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22.12.12

'Hansel and Gretel'


Sarah Mesko (Hansel) and Emily Albrink (Gretel),
Washington National Opera (photo by Scott Suchman)
When Washington National Opera inaugurated a new family opera tradition with a production of Engelbert Humperdinck's charming opera Hansel and Gretel at the Lincoln Theater in 2007, we were charmed. The tradition, it turned out, took a while to take root, but after a five-year hiatus, the company revived David Gately's fairy-tale production on Friday night in the Kennedy Center Terrace Theater (through the generosity of Jacqueline Badger Mars, which brought with it a tin of specially decorated M&Ms as you left the theater). The production has been tweaked somewhat, to fit the different stage space in this venue, but it is still just as charming.

The score has miles of appeal, championed in its day by Richard Strauss and Gustav Mahler, who both conducted it. (Thomas May, one of the best writers on music around, has detailed the work's genesis in excellent program notes.) Considering that this production is intended as a family opera, with the goal of introducing young children to the genre, it made perfect sense to sing it in an English translation, adapted from the Schirmer vocal score. The two leads, Emily Albrink's Gretel and Sarah Mesko's Hansel (both alums of the Domingo-Cafritz Young Artist Program), were equally strong, making a finely matched duo in the Evening Prayer. From the current Domingo-Cafritz class, María Eugenia Antúnez was a dark-toned Mother, slightly hard to understand, and Norman Garrett made a boisterous, somewhat overblown Father. Jessica Stecklein brought a pretty, sparkly soprano to the roles of Sandman and Dew Fairy, the latter costumed in a bright pink confection with silver boots and Tinkerbell wings (costumes designed by Timm Burrow).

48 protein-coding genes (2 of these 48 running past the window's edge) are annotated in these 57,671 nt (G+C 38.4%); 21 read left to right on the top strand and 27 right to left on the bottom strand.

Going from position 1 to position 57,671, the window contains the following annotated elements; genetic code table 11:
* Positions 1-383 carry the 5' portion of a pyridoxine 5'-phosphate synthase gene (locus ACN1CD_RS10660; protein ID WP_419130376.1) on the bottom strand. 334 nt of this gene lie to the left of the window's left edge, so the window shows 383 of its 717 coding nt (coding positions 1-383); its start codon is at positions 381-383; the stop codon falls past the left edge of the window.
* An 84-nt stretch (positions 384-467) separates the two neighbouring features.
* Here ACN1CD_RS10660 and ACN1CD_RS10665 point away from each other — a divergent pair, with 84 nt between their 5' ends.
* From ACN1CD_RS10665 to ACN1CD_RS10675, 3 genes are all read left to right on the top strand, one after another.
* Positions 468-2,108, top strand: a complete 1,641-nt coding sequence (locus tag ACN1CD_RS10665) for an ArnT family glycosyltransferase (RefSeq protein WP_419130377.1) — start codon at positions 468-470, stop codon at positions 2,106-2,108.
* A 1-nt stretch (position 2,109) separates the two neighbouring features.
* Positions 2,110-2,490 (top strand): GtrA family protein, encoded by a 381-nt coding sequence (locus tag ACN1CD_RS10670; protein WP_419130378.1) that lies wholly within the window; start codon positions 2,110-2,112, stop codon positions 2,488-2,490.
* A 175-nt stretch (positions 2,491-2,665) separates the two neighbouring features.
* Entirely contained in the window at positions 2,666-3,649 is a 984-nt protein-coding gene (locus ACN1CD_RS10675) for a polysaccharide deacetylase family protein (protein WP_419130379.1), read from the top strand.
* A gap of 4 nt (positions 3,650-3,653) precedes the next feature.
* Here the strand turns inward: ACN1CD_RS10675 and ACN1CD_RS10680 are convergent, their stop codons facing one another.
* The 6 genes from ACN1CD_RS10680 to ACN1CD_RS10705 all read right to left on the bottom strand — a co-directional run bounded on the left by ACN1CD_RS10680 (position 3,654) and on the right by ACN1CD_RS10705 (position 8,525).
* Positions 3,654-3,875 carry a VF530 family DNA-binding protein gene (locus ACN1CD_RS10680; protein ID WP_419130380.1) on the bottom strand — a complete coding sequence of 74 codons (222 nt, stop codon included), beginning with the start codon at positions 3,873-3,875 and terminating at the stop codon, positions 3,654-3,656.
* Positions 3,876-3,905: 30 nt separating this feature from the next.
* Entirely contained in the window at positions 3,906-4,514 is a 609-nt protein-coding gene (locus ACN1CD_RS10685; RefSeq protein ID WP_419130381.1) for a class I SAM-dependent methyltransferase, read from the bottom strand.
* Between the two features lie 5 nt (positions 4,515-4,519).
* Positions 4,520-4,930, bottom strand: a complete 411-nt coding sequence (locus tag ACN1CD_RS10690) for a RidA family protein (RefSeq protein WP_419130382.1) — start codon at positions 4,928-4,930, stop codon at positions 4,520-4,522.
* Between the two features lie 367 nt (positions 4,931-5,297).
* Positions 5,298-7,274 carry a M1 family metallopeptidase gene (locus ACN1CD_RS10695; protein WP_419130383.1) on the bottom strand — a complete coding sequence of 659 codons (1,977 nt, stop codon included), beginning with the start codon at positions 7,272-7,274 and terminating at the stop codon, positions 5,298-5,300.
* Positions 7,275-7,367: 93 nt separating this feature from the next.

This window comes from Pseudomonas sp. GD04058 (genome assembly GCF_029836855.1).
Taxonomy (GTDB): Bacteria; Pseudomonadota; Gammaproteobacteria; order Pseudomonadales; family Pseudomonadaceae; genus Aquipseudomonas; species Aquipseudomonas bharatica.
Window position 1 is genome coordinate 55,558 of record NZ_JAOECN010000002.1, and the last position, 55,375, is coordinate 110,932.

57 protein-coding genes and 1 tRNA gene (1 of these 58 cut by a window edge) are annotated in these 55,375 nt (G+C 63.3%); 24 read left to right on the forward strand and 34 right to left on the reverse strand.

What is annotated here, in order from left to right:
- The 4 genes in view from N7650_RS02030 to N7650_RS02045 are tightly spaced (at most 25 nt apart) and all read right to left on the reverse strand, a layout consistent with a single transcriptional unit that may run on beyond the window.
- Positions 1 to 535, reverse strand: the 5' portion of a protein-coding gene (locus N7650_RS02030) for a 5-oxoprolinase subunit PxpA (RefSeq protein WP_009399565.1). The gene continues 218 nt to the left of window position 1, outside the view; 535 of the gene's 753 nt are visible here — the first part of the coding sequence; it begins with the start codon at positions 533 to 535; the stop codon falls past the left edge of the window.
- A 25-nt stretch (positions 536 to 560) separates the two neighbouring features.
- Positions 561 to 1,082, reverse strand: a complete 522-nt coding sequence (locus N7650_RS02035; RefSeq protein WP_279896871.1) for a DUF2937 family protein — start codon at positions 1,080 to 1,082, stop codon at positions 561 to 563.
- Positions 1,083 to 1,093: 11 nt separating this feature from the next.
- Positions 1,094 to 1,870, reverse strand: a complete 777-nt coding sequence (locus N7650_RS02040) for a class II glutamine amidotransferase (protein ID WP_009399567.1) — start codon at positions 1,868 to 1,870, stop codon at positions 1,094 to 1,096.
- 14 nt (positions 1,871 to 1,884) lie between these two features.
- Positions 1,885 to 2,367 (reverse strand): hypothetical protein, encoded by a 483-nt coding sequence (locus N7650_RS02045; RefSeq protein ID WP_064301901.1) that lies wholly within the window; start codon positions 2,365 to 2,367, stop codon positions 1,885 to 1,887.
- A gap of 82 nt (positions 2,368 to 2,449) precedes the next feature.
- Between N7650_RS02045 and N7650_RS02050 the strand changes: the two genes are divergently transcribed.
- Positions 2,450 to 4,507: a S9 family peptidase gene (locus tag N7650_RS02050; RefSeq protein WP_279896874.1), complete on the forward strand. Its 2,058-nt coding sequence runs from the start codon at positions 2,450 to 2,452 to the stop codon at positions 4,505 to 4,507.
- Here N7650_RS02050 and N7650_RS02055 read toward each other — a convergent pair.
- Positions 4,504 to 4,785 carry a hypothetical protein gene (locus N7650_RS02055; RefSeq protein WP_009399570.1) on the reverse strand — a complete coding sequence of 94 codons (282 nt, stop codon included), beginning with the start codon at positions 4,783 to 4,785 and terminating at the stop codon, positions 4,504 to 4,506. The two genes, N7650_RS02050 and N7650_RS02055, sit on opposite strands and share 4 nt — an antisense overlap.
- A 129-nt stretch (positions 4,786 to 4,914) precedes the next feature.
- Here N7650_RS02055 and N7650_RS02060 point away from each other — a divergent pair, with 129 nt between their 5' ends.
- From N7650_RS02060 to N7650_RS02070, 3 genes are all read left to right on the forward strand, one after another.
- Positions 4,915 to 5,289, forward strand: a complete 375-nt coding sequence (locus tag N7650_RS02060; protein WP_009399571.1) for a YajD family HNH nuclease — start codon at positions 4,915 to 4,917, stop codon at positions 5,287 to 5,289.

Other Articles:

Anne Midgette, ‘Hänsel’ is a grown-up twist on a childhood favorite (Washington Post, December 24)

Gary Tischler, Gingerbread Witch in 'Hansel and Gretel': O.K. for Kids (The Georgetowner, December 20)

Marie Gullard, Hansel and Gretel takes its place in the holiday season (Washington Examiner, December 6)
In 2007, mezzo-soprano Magdalena Wór was a memorable witch, a role taken this time by tenor Corey Evan Rotz, to hilarious effect. A cross-dressed witch has been done before, most notably in the Richard Jones production at the Metropolitan Opera, with Philip Langridge as a fiendish Julia Child witch in drag. Rotz sang with a virile, even heroic tone and a stage-shaking cackle, making little attempt, beyond his ridiculous costume, to seem feminine. While this opera can work with a more cynical conception, like the biting, modernized production at Virginia Opera last year, Gately went for traditional, with brightly colored, daydream-distorted sets (designed by Robin Vest). The costumes helped mark the divide between the children's reality and fantasy world, mostly drab in the former and garishly multichromatic in the latter, with four delightful human-sized animals in the dream ballet. WNO turned again to the eight-person chamber ensemble arrangement of the orchestration by Kathleen Kelly, which is a shame but necessary for the small pit. This puts some stress on the pianist, who has to fill in many of the details, but conductor Michael Rossi guided a fine performance from his generally excellent forces. The WNO Children's Chorus was small but valiant, adding just the right tone of jubilation as the gingerbread children at the end.

This performance will be repeated, in some cases with a cast change, today and tomorrow (December 22 and 23), in the Kennedy Center Terrace Theater.

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